Most courts that have examined the issue of federal jurisdiction over waterways since Rapanos have concluded that a wetland or tributary is subject to federal jurisdiction if either the “Kennedy test” or the “Scalia test” is met.  Typical of the reasoning is the following, from U.S. v. Gerke Excavating:

Thus, any conclusion that Justice Kennedy reaches in favor of federal authority over wetlands in a future case will command the support of five Justices (himself plus the four dissenters), and in most cases in which he concludes that there is no federal authority he will command five votes (himself plus the four Justices in the Rapanos plurality), the exception being a case in which he would vote against federal authority only to be outvoted 8-to-1 (the four dissenting Justices plus the members of the Rapanos plurality) because there was a slight surface hydrological connection. The plurality’s insistence that the issue of federal authority be governed by strict rules will on occasion align the Justices in the plurality with the Rapanos dissenters when the balancing approach of Justice Kennedy favors the landowner. But that will be a rare case, so as a practical matter the Kennedy concurrence is the least common denominator (always, when his view favors federal authority).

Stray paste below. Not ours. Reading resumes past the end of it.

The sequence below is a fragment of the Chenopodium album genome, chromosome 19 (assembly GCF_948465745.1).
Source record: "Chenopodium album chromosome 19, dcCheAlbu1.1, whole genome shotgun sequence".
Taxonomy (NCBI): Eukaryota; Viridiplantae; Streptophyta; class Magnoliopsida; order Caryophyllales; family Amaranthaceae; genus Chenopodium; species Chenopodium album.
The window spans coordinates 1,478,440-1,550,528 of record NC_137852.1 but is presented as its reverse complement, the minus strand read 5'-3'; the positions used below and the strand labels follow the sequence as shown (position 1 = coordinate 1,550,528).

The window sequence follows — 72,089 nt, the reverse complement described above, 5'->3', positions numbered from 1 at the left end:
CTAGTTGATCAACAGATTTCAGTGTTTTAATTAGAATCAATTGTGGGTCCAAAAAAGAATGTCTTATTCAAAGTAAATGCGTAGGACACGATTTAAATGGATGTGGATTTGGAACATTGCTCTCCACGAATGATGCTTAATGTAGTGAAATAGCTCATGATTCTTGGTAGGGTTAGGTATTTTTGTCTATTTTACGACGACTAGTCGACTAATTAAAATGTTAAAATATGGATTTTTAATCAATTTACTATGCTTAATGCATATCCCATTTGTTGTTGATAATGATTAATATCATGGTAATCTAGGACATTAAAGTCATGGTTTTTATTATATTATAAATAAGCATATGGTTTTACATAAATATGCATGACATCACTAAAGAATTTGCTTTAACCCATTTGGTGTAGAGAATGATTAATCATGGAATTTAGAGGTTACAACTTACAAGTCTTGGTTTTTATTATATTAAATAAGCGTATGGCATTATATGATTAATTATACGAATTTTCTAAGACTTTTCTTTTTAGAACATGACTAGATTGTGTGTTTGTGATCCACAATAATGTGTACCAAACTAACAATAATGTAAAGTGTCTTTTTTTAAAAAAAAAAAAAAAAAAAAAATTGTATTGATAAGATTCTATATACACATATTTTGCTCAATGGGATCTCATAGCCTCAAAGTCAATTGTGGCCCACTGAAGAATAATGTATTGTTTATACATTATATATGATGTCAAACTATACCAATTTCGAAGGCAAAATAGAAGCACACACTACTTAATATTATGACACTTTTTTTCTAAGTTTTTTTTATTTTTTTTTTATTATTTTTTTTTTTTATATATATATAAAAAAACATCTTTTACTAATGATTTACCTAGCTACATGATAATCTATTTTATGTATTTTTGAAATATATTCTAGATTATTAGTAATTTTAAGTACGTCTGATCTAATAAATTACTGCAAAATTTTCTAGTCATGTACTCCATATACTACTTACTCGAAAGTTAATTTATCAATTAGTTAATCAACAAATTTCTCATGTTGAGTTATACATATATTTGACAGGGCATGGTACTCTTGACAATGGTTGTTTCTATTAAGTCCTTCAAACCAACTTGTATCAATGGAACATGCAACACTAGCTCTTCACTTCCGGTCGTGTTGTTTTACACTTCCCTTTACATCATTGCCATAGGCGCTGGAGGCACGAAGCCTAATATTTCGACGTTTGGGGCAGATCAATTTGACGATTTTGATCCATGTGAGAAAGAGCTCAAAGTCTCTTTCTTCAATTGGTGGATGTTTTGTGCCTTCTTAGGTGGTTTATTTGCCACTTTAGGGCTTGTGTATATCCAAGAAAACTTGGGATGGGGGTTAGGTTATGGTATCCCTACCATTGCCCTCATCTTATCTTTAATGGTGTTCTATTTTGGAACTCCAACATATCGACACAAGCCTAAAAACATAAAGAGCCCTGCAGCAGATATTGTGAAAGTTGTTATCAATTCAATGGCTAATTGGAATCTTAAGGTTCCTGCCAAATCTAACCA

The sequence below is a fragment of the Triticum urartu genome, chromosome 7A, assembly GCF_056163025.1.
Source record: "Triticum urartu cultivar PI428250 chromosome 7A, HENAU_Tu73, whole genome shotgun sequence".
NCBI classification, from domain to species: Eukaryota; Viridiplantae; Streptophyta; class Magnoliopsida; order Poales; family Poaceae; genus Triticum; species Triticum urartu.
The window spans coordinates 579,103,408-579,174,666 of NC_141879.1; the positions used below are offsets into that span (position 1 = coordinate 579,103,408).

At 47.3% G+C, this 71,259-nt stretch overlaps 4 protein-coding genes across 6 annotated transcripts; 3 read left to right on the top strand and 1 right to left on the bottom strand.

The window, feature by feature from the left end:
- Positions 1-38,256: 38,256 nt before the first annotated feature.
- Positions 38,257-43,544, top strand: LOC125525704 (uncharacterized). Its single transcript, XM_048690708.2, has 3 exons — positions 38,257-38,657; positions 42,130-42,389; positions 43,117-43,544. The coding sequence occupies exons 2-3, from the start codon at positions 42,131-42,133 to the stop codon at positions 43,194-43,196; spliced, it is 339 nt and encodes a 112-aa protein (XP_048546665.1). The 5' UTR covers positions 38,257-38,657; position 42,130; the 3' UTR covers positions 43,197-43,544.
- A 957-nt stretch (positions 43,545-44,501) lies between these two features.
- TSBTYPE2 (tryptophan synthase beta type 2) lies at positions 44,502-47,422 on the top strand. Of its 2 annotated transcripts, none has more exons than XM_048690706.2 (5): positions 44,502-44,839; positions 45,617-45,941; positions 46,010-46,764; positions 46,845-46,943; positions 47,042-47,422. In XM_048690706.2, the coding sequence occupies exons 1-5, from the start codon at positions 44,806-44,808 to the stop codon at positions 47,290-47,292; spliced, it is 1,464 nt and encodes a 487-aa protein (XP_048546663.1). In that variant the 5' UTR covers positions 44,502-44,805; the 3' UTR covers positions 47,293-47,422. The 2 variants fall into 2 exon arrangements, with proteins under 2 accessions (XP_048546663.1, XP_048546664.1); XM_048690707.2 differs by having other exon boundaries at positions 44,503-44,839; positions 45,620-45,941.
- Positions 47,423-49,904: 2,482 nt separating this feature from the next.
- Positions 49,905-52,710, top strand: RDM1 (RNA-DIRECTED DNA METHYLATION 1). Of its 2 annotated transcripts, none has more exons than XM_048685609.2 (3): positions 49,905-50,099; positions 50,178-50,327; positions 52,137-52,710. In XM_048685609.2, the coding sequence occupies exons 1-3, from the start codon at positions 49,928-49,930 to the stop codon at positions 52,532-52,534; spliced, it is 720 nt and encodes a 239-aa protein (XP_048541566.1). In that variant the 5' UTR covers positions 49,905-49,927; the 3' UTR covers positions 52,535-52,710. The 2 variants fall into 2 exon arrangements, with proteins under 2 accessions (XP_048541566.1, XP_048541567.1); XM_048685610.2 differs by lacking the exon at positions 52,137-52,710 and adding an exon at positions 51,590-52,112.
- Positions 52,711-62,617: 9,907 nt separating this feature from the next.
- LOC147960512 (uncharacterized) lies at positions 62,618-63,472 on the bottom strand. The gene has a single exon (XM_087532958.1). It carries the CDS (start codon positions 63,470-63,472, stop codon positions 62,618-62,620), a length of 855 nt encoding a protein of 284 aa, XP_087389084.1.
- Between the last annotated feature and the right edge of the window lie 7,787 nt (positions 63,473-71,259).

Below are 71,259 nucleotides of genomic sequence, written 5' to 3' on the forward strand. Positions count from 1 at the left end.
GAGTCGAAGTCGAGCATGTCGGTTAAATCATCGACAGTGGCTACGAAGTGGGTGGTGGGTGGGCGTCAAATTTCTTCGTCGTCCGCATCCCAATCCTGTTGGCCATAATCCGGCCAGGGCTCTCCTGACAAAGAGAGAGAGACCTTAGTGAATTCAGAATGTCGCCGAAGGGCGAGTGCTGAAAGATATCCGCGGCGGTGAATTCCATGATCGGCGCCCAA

(Hat tip to Volokh Conspiracy commenter Applekeys for this quotation.)
Jonathan Adler disagrees with this interpretation of the Rapanos decision, while I agree with it.  Read our competing views and decide for yourself.  Jonathan and I do agree, by the way, that the current federal guidance on implementing Rapanos is inadequate for the task.  Hopefully the new administration will clarify and simplify the rules.